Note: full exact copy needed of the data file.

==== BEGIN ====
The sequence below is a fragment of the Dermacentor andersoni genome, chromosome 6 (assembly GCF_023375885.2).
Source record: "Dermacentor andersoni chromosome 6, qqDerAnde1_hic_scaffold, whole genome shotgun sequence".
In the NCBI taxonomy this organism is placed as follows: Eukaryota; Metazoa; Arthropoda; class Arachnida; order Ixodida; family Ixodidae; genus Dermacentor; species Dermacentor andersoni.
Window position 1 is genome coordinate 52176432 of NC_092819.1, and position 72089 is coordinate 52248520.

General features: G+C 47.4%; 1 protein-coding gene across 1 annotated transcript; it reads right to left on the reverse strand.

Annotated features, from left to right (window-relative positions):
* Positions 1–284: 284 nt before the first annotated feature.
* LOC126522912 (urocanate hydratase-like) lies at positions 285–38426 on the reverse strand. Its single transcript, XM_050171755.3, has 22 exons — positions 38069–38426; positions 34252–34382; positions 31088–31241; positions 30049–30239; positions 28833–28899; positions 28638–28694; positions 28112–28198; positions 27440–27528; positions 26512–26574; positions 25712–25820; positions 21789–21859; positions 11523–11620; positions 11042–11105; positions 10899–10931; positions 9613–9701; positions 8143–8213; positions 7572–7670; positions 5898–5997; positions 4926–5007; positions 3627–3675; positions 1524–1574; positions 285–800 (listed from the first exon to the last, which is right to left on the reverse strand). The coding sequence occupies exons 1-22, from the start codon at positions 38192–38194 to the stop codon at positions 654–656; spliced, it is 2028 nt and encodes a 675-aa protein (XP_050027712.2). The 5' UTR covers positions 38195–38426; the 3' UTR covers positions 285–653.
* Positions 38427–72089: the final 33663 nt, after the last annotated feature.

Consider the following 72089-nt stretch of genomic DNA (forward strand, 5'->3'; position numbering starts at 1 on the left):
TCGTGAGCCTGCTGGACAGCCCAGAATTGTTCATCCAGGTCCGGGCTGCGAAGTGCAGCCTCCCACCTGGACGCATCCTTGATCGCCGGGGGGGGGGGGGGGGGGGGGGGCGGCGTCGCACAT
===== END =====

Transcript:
The sequence below is a fragment of the Dermacentor andersoni genome, chromosome 6 (assembly GCF_023375885.2).
Source record: "Dermacentor andersoni chromosome 6, qqDerAnde1_hic_scaffold, whole genome shotgun sequence".
In the NCBI taxonomy this organism is placed as follows: Eukaryota; Metazoa; Arthropoda; class Arachnida; order Ixodida; family Ixodidae; genus Dermacentor; species Dermacentor andersoni.
Window position 1 is genome coordinate 52176432 of NC_092819.1, and position 72089 is coordinate 52248520.

General features: G+C 47.4%; 1 protein-coding gene across 1 annotated transcript; it reads right to left on the reverse strand.

Annotated features, from left to right (window-relative positions):
* Positions 1–284: 284 nt before the first annotated feature.
* LOC126522912 (urocanate hydratase-like) lies at positions 285–38426 on the reverse strand. Its single transcript, XM_050171755.3, has 22 exons — positions 38069–38426; positions 34252–34382; positions 31088–31241; positions 30049–30239; positions 28833–28899; positions 28638–28694; positions 28112–28198; positions 27440–27528; positions 26512–26574; positions 25712–25820; positions 21789–21859; positions 11523–11620; positions 11042–11105; positions 10899–10931; positions 9613–9701; positions 8143–8213; positions 7572–7670; positions 5898–5997; positions 4926–5007; positions 3627–3675; positions 1524–1574; positions 285–800 (listed from the first exon to the last, which is right to left on the reverse strand). The coding sequence occupies exons 1-22, from the start codon at positions 38192–38194 to the stop codon at positions 654–656; spliced, it is 2028 nt and encodes a 675-aa protein (XP_050027712.2). The 5' UTR covers positions 38195–38426; the 3' UTR covers positions 285–653.
* Positions 38427–72089: the final 33663 nt, after the last annotated feature.

Consider the following 72089-nt stretch of genomic DNA (forward strand, 5'->3'; position numbering starts at 1 on the left):
TCGTGAGCCTGCTGGACAGCCCAGAATTGTTCATCCAGGTCCGGGCTGCGAAGTGCAGCCTCCCACCTGGACGCATCCTTGATCGCCGGGGGGGGGGGGGGGGGGGGGGGCGGCGTCGCACAT